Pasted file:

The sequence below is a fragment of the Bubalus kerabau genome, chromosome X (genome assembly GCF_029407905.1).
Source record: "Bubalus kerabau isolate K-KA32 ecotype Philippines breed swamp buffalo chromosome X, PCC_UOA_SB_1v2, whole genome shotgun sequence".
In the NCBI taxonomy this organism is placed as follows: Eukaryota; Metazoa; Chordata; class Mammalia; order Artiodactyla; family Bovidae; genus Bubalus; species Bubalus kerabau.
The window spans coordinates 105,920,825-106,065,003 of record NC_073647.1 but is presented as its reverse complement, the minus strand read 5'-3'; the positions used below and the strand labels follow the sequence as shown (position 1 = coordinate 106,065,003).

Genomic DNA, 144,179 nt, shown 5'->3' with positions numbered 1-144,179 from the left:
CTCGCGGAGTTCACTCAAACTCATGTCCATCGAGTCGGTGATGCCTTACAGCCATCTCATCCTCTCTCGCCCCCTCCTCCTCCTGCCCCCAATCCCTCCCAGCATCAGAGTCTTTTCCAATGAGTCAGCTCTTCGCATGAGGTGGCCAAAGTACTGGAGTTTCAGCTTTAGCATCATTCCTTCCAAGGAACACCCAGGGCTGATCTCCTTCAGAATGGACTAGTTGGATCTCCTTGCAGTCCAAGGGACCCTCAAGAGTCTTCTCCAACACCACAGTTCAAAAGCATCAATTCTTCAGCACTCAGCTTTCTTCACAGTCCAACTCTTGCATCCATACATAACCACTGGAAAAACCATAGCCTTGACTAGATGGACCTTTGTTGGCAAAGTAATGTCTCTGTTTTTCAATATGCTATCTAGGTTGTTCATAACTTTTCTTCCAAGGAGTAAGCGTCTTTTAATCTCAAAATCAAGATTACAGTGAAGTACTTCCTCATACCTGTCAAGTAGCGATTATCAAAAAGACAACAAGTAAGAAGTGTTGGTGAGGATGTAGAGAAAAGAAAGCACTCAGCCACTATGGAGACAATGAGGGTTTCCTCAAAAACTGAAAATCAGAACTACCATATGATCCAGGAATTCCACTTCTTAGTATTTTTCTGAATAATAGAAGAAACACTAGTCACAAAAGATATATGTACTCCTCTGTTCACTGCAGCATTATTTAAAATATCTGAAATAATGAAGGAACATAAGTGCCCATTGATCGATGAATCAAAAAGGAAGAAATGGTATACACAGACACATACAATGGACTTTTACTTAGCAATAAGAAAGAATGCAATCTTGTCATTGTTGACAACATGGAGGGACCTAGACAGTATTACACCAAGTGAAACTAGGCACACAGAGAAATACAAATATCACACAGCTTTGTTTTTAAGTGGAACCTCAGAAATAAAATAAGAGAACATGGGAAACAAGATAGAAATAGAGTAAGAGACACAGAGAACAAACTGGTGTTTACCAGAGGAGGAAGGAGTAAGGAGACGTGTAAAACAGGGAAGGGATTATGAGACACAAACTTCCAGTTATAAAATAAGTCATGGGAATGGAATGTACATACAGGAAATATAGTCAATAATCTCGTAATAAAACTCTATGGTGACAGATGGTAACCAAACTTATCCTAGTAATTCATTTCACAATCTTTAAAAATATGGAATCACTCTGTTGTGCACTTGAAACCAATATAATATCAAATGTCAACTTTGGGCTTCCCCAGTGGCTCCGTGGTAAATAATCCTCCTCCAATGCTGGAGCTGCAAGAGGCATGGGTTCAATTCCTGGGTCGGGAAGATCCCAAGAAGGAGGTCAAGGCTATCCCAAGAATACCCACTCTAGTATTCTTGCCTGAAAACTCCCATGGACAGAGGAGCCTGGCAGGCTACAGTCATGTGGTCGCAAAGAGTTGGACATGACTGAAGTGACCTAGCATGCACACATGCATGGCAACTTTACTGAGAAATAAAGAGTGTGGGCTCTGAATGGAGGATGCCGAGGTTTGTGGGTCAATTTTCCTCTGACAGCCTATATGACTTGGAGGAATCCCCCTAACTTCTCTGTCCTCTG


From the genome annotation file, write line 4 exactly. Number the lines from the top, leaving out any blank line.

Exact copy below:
The window spans coordinates 105,920,825-106,065,003 of record NC_073647.1 but is presented as its reverse complement, the minus strand read 5'-3'; the positions used below and the strand labels follow the sequence as shown (position 1 = coordinate 106,065,003).